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0

I did the same thing. I had to start over. But only in the small area that had the drip. I am redoing my kitchen cabinets, and while putting the glaze on the doors some dripped and got on the other side of the door, did not notice it until it had dried. So on the small area I repainted and then glazed. Can't even tell it happened.I was using The Rust-Oleum ...


0

According to this article, you should not paint shingles. Instead you can stain them and preserve them with oil preservatives.


6

Cedar shingles do not need paint. Without paint, they last a very long time with almost no maintenance. As soon as you paint them, you are climbing on a maintenance treadmill of having to scrape and repaint them that you'd avoid by letting them attain a natural brown where dry, gray where wet appearance as they weather. If you have issues with the natural ...


0

Option 1 A less expensive option if you don't mind having a plate behind the refrigerator is to put a 3 gang blank plate over the existing 3 gang switch box. Then feed out of it with the necessary wires to the other side. The electrical is pretty basic as all you would be doing is extending the switch loops/legs to the new 3 gang box. You do not ...


4

I would avoid any interference with a load-bearing beam (which you do well to point out). Drilling holes -or space for a receptacle- will surely make it more fragile. Instead of that, the option of switching the switches from one side of the wall to the opposite side may be attractive. Basically, you would need to disconnect and take out the switches from ...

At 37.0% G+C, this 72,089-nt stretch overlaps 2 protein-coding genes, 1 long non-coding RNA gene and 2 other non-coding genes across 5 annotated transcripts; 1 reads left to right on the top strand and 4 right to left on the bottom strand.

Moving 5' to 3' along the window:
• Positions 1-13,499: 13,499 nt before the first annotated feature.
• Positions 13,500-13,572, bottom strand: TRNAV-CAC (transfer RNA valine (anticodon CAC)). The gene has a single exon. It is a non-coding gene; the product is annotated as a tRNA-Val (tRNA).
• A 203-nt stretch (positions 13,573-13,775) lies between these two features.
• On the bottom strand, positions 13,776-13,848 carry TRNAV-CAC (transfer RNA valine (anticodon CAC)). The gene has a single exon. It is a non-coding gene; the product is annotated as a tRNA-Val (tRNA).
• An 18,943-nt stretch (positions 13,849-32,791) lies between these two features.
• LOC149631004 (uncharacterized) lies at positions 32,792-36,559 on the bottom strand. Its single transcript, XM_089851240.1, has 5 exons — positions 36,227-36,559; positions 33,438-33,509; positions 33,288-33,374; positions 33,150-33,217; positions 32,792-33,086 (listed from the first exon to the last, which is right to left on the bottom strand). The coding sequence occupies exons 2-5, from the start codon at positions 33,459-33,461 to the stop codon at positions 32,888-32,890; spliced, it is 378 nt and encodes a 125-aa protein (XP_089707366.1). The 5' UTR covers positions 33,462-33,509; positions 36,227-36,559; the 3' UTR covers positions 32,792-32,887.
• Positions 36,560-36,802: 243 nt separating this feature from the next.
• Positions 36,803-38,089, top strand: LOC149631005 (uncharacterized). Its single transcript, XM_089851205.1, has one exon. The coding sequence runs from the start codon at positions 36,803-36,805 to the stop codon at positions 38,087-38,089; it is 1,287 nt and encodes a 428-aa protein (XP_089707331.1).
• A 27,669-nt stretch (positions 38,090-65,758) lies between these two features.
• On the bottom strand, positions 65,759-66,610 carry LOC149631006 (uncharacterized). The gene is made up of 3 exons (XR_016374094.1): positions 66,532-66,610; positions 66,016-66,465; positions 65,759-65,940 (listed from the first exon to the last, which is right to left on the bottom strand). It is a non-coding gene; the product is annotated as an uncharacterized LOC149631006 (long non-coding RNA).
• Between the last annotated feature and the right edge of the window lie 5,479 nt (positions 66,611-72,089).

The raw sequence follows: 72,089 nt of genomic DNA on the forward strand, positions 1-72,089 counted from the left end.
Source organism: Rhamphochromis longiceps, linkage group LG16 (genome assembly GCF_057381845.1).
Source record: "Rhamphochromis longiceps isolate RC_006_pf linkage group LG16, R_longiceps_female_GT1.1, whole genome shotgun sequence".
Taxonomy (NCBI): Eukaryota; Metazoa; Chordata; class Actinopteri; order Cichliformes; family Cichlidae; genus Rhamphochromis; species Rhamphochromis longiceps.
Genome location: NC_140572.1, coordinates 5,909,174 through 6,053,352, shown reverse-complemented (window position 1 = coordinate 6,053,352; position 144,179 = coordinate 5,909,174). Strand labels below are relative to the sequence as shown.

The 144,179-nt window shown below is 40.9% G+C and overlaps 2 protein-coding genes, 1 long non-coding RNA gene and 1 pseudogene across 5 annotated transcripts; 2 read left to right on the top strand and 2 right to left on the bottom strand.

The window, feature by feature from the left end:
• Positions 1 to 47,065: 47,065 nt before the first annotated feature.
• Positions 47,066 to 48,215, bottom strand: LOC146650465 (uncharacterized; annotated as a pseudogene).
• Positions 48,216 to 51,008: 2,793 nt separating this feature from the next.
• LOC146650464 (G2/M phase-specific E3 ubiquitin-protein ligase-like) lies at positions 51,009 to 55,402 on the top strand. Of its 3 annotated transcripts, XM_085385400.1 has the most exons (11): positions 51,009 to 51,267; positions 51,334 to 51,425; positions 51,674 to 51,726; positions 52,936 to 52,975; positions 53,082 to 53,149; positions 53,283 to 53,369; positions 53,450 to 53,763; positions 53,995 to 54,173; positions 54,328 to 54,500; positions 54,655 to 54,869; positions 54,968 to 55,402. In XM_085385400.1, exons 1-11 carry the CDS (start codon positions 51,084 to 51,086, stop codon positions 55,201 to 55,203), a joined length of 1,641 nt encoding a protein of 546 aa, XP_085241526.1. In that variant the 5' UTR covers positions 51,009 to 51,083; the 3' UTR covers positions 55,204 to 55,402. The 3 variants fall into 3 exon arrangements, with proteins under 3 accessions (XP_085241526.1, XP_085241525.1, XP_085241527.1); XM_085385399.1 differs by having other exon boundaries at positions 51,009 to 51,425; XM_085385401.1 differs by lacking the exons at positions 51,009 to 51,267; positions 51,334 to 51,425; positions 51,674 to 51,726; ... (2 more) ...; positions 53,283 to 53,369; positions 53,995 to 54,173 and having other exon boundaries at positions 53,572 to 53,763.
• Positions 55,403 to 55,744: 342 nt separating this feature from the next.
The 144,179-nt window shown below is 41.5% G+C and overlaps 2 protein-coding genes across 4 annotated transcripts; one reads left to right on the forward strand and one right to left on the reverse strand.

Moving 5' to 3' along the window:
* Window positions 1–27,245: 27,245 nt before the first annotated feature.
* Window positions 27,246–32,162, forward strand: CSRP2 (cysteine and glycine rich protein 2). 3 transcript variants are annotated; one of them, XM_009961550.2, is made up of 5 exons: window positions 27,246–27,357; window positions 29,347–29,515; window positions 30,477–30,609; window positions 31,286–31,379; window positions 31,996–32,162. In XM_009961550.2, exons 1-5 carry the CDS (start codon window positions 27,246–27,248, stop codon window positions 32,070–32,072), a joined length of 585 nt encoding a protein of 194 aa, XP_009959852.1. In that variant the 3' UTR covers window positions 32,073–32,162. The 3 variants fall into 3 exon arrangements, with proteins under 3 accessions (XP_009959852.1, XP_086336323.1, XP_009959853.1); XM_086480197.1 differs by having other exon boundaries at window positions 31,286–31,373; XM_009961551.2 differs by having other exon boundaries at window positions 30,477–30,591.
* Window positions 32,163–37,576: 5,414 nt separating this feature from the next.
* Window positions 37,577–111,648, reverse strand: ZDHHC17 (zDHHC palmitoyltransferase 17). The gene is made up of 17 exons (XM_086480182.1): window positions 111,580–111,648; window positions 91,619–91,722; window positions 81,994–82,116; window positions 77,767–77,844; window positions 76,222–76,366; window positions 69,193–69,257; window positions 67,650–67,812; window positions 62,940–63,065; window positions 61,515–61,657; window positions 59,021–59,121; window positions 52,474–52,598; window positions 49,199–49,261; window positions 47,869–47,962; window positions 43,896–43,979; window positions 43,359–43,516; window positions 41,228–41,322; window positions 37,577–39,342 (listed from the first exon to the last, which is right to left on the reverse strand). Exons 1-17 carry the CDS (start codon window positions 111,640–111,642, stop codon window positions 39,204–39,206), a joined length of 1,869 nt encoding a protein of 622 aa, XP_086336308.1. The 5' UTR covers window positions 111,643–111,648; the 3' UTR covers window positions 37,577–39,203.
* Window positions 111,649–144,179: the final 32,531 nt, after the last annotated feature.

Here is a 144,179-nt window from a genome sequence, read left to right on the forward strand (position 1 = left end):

0

Obviously depends on the type of wood (of the dowel), is the dowel in single shear or double shear, can the base wood handle the load on the dowel or will it split or deform, what is the load going through the joint, etc. wood properties http://www.awc.org/pdf/wsdd/C1.pdf american wood council pdf contains detailed formulas for calculating dowel size. ...


1

To fix the damage, you would need to sand down the entire table evenly to prevent creating dips in certain areas from over sanding in one area. I would suggest starting with an electric palm sander with 40 or 50 grit paper and sand the entire surface until the damage is removed. The table looks like it will be thick enough to do that. If you aren't ...


3

This table top can be sanded down to fresh wood surface to accept a new finish. That is unless the burn mark is quite deep. Sanding out a deep burn mark could end up leaving a depression in that part of the table surface unless you would aggressively sand most the rest of the surface the same amount. Refinishing to still show the wood grain as present ...


0

You do not need water proofing in between the ledger and the rim joist, but the joint needs protected some how. Flashing, roofing membrane, etc. And what ever it is needs to go under the siding and over the ledger in a continuous fashion with no seams at the ledger. Tar paper is not enough. Metal, EPDM, etc is what is needed.


1

Marek's answer is what I'd expect to do. Thin In order to make the result a lot thinner than 10cm, what you can do is to use thinner support wood on the walls. Since the load is vertical you don't need substantial lumber there. I would also look into reducing the thickness of your pallet wood - you are only interested in the surface appearance and it ...


3

LVL is laminated veneer lumber. The numbers 1.9 and 2.0 refer to the Modulus of Elasticity which is a measure of the stiffness of the beam. I would seriously doubt that there is any meaningful difference between 1.9 and 2.0 rated beams.


0

I was very successful with simply cutting a notch in a 1x6. This notch would be for the pallet planks on the bottom side of your pallet so make sure it's big enough to span the largest width plank. Then I would take this 1x6 and set it in between the planks and next to the "2x4" that all the planks are nailed to. This would raise the pallet off the ground +- ...